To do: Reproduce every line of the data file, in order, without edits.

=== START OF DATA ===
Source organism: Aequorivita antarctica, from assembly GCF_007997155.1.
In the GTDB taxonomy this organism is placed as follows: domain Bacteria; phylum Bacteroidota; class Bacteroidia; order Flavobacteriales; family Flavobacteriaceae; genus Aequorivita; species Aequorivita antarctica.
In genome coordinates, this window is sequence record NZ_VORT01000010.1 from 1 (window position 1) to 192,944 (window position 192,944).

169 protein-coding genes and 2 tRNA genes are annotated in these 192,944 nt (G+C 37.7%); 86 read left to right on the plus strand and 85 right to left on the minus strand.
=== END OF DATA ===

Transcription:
Source organism: Aequorivita antarctica, from assembly GCF_007997155.1.
In the GTDB taxonomy this organism is placed as follows: domain Bacteria; phylum Bacteroidota; class Bacteroidia; order Flavobacteriales; family Flavobacteriaceae; genus Aequorivita; species Aequorivita antarctica.
In genome coordinates, this window is sequence record NZ_VORT01000010.1 from 1 (window position 1) to 192,944 (window position 192,944).

169 protein-coding genes and 2 tRNA genes are annotated in these 192,944 nt (G+C 37.7%); 86 read left to right on the plus strand and 85 right to left on the minus strand.